3 kinds of legalism

I don’t know anyone who cheerfully says, “I am a legalist”. I don’t know anyone who admits, “I really like Pharisaism.” And I don’t know any Christians who dismiss the gospel with, “We don’t need so much of Jesus.”

But I know a boatload of legalists who would be happy to raise Pharisee children and who don’t see the need of the gospel or Jesus in normal living. I meet them everywhere, I hear their preaching, I read their books, and I converse with them daily. I find them in prayer meetings, on “family radio”, in Christian bookstores, on the Internet, and in the pew next to me at church.

Too often, I even find one in the mirror.

Over the next few posts, I want to examine the assertions made above, and the concepts behind them.

First, let me talk about some ways of using the terms legalist and legalism. A Christian can sincerely denounce legalism in the same breath they practice it. I’ve seen this countless times, and done it myself. A part of the problem is that there are at least three different kinds of legalism, three different ways we could use the term.

1. The first way we use the term is to speak of salvation by law-keeping, or by “good works.” We denounce legalism of this variety as opposed to salvation by grace alone, through faith alone, in Christ alone. We cannot live in such a way as to merit salvation, and we cannot be saved except in the atoning work of Jesus Christ.

On this first point, all evangelicals agree. Evangelicals denounce “works salvation”, and the legalistic thinking that produces the concept.

2. The second way the term is used is in speaking of the heaping up of rules for living, especially rules that go beyond Scripture. This is altogether common in some circles of evangelicalism. People long for someone to “tell me what to do.” Parents believe that “life within the rules” will keep their children safe in the world of sin. Rules are equated with holiness. A dear friend once said to me, when I challenged some rules he had given his teen children, even that “our standards have to be higher than the Bible’s.” It sounds horrible, but he was most sincere; for him, the Bible lays a “lowest common denominator” of Christian living, and the more rules we can add, the more holiness we can have.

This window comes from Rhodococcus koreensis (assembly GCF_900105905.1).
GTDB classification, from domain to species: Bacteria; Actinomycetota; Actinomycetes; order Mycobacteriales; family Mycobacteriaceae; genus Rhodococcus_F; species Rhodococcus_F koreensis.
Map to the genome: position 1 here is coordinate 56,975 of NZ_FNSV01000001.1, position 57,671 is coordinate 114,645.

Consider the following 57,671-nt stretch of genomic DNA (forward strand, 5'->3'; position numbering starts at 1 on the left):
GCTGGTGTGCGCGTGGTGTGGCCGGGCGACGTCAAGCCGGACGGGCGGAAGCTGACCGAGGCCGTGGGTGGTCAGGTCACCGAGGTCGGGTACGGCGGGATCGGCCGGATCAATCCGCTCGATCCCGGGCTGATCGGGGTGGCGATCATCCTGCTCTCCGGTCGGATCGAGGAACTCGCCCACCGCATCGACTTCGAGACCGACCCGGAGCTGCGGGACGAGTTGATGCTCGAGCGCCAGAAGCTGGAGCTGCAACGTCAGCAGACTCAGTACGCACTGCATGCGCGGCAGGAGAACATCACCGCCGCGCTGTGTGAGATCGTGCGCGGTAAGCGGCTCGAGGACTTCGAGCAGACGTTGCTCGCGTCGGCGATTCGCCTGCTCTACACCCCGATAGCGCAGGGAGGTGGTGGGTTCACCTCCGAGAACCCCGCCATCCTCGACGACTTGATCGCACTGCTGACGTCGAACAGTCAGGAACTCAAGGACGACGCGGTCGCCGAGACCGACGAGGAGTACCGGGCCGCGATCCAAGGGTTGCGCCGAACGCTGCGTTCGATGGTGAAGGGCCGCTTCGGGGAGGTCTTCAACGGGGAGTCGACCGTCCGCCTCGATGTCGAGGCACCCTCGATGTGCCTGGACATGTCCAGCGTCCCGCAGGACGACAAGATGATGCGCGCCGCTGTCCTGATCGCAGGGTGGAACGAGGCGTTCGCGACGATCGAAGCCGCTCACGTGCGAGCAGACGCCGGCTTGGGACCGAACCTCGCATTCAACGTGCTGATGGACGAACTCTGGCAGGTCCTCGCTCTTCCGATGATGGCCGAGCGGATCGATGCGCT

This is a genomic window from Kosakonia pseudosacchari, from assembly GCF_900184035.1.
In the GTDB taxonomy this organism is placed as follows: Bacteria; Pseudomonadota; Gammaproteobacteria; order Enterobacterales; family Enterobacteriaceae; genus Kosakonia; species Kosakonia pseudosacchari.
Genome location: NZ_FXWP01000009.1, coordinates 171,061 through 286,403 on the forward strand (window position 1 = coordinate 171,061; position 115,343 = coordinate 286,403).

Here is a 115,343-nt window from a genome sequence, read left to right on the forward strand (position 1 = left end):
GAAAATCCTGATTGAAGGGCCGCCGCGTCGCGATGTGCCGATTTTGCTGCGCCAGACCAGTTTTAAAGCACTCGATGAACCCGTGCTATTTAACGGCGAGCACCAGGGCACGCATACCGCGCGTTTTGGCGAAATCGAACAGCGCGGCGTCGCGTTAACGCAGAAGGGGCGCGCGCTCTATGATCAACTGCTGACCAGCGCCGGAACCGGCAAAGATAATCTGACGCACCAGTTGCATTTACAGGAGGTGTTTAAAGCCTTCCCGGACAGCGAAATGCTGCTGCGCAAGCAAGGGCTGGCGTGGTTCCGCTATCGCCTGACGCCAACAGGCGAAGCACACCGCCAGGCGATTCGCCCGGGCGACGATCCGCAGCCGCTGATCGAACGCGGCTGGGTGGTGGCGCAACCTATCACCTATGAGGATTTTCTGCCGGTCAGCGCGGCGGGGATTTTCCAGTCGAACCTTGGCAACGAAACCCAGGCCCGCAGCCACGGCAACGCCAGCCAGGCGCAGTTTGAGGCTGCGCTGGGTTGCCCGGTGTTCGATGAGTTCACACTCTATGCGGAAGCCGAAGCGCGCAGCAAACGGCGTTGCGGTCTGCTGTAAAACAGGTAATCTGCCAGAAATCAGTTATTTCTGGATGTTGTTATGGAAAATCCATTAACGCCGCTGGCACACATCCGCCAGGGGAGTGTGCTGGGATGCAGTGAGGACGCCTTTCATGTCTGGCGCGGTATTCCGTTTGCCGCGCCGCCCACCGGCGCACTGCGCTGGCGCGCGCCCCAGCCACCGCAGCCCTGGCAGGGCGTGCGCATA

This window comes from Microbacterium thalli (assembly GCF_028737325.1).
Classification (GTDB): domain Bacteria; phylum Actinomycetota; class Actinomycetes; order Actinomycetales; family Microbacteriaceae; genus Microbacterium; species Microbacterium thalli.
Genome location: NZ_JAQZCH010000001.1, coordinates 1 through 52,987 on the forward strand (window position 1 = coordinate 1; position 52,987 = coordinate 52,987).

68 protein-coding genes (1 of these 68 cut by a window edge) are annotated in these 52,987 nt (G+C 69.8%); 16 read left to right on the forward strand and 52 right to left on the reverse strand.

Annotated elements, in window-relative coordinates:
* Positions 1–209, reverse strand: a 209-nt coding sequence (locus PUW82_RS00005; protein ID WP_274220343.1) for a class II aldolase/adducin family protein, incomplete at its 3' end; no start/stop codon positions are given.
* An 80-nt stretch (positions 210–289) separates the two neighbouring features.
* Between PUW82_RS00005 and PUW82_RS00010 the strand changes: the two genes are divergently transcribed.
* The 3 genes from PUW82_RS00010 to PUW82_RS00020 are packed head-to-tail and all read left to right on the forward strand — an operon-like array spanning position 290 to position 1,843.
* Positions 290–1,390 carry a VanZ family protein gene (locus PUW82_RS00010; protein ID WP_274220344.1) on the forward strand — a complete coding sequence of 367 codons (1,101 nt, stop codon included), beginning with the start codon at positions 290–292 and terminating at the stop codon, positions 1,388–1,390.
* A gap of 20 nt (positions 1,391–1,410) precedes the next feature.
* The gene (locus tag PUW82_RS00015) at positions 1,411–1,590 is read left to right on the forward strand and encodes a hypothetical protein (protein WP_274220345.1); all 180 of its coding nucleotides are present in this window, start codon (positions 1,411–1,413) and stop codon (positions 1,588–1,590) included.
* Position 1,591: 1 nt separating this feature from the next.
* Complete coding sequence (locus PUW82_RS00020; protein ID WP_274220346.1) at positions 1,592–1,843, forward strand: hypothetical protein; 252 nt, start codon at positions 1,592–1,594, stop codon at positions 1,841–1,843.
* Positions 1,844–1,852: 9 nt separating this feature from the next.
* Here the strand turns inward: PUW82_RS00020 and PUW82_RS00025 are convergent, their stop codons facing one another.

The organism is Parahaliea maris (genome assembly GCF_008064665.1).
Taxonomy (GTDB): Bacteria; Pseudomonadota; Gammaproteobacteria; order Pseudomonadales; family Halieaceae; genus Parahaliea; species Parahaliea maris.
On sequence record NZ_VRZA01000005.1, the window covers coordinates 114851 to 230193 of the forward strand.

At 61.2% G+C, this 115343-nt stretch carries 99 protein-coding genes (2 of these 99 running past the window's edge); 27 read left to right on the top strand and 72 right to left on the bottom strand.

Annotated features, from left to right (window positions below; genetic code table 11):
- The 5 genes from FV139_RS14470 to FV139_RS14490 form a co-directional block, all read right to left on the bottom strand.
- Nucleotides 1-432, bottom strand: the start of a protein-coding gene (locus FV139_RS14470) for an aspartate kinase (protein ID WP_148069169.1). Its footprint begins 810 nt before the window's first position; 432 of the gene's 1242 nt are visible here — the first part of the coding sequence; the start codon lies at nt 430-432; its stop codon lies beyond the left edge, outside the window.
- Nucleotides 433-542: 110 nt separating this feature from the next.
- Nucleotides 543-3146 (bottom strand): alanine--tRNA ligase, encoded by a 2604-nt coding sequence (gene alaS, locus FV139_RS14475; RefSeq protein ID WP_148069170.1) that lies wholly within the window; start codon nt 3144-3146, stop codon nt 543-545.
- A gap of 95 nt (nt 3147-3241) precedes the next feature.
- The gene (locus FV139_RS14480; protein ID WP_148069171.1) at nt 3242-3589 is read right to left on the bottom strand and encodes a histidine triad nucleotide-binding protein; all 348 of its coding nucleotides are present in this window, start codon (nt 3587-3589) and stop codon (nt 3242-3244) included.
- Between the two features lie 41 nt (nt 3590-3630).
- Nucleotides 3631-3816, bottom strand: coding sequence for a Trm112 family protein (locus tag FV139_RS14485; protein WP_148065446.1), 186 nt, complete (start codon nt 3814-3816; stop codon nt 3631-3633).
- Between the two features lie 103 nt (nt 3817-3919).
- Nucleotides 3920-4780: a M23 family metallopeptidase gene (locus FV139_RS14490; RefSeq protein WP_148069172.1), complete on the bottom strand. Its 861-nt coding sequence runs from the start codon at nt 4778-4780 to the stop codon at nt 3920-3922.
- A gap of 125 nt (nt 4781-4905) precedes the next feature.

Along with this kind of rule-orientation come generous helpings of guilt, manipulation-by-guilt, judgmentalism, and self-righteousness.

An examination of this mindset has recently been well-written by Scott Kay.

3. There is a third type of legalist in evangelicalism – the most common of all. This 3rd-type can be found practicing his brand of legalism at the same moment he is earnestly speaking against legalism of the first or second type. He is devout and sincere and honest, and yet regularly practices and proclaims a legalism that is just as Christless and self-righteous as the legalism that grieves his heart. Any attempt to direct or live the Christian life that does not flow out of the gospel of grace, is legalism. Any ethical teaching or “moralizing”, even that uses Scripture as a framework, that calls upon us to wield our utmost strength towards righteousness but does not ground itself in the work of redemption, the kept promises of God, and the news of our great rescue in Jesus Christ – is legalism.

I want to explain and illustrate this, and outline the alternative, in posts to follow. Some of them in the pipe include “Niké theology and the U.S. Army way of holiness”, “If my daughter were a Pharisee”, “Why family-values radio can be destructive”, and another “Dr. Crane and the Rabbi” post.

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One Comment on “3 kinds of legalism”


  1. […] (PS: Promises Kept has a blog on 3 types of legalism is here.) […]


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